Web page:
What We're Up Against Magic Theatre, Fort Mason Center, bldg D; 441-8822, Wed-Fri, 8pm; Sat, 2:30 and 8pm; Sun, 2:30pm; Tues, 7pm. Through March 6. Following the popularity of Theresa Rebeck's Mauritius in 2009, Magic Theatre brings the New York playwright back for the world premiere of a decidedly flimsy comedy about sexual discrimination at a busy architecture firm. Eliza (Sarah Nealis) is the bright and brash new employee who finds herself shut out by an old boys network. Sodden boss Stu (Warren David Keith) resents her heartily for her competence and ambition, while ass-kissing power-jockey Weber (James Wagner) uses the leverage for all its worth. Gender solidarity with sole (but soulless) sister Janice (Pamela Gaye Walker) doesn't get Eliza very far either. One guy at the firm, Ben (Rod Gnapp), alone knows better (among what amounts to an unbelievably inept staff). Eliza, meanwhile, crafts a form of revenge from her well-guarded solution to the otherwise stymieing "duct problem" in the plans for a new mall, a major account hitting the skids. Ben's obsession with ducts is something of a key joke here, which ends up being characteristic of a play that stretches its not-very-new conceits thinly over two acts. The glass ceiling, ducts and all, is a bit too transparent in this bloodless production (helmed by artistic director Loretta Greco), leaving precious little to wonder or worry about. (Avila)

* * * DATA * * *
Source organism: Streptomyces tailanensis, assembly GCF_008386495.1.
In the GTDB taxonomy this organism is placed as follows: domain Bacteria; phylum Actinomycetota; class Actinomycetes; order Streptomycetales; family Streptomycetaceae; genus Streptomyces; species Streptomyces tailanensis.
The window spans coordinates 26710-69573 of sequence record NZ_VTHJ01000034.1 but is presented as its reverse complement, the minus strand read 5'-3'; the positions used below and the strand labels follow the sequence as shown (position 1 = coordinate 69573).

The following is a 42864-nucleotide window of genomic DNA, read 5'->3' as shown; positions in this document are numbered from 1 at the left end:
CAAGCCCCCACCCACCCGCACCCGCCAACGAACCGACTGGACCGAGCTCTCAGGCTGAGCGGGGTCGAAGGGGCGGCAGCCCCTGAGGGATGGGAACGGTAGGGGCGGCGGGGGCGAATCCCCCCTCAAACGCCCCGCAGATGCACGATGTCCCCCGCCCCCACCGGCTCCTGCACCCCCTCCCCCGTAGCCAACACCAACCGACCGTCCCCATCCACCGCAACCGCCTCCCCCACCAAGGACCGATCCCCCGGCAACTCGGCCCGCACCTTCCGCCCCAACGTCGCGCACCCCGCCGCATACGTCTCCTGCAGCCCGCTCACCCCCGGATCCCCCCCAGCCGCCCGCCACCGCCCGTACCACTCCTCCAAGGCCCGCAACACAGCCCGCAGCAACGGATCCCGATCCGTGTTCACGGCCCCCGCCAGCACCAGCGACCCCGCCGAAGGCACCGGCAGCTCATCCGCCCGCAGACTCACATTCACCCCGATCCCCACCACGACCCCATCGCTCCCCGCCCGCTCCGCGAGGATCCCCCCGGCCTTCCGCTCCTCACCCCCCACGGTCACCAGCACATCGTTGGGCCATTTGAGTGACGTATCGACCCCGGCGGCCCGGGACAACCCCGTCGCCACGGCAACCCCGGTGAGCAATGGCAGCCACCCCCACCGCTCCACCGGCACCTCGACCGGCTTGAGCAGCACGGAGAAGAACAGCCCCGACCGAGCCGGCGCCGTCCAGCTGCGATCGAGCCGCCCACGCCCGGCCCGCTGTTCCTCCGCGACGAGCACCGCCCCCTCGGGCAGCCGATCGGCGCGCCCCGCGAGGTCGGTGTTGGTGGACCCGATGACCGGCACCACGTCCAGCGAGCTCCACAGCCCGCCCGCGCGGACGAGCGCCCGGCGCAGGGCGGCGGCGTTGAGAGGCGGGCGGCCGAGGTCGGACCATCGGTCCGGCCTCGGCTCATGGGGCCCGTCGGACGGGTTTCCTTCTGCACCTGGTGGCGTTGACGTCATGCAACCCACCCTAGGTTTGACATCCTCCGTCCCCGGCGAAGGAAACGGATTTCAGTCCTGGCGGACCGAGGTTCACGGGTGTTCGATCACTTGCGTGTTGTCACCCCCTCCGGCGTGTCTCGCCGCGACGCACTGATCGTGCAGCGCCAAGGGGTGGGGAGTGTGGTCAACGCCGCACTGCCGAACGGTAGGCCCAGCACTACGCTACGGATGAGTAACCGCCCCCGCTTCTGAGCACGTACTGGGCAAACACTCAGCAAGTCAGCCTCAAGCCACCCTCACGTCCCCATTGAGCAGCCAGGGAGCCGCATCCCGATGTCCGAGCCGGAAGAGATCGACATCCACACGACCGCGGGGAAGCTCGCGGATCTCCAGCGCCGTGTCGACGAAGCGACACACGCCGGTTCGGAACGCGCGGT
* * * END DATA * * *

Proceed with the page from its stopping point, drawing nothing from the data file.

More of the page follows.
The Agony and the Ecstasy of Steve Jobs Berkeley Rep, Thrust Stage, 2025 Addison, Berk; (510) 647-2949, $14.50-73. Call for dates and times. Through Sun/27. In his latest monologue (playing in repertory with another, The Last Cargo Cult), Mike Daisey explores the deeper implications of his own, and our, obsession with technology through a parallel look at the career of Apple's megalomaniacal founder, and Daisey's own reconnaissance trip to Apple's manufacturing center in southern China. The story is well-crafted, Daisey's delivery dependably expert—even if his humor occasionally strays into the more obvious, belabored humor of the office water-cooler wag—and the real-world vision of hell he paints in a behemoth suicide-ridden factory called Foxconn (apt if understated name there) all too salient. But the story gives us back as revelation what we already know, surely, about the horrifying labor system behind our various electronic gizmos and much else besides. It's a kind of liberal conceit to play along with the indignation and head back out into the world fully willing to do battle against corporate capital, or at least sign an online petition. As a performer, meanwhile, Daisey has not budged from the formula he originally borrowed from Spalding Gray but made it even more his own. Indeed, to call his approach "indebted" to Gray is like saying the black market iPhone knock-offs he describes are merely an homage to Apple's product. Beside his professed love for the latest high tech wizardry comes this uncanny attachment to the utterly low-tech, analog-monologue style of the late master.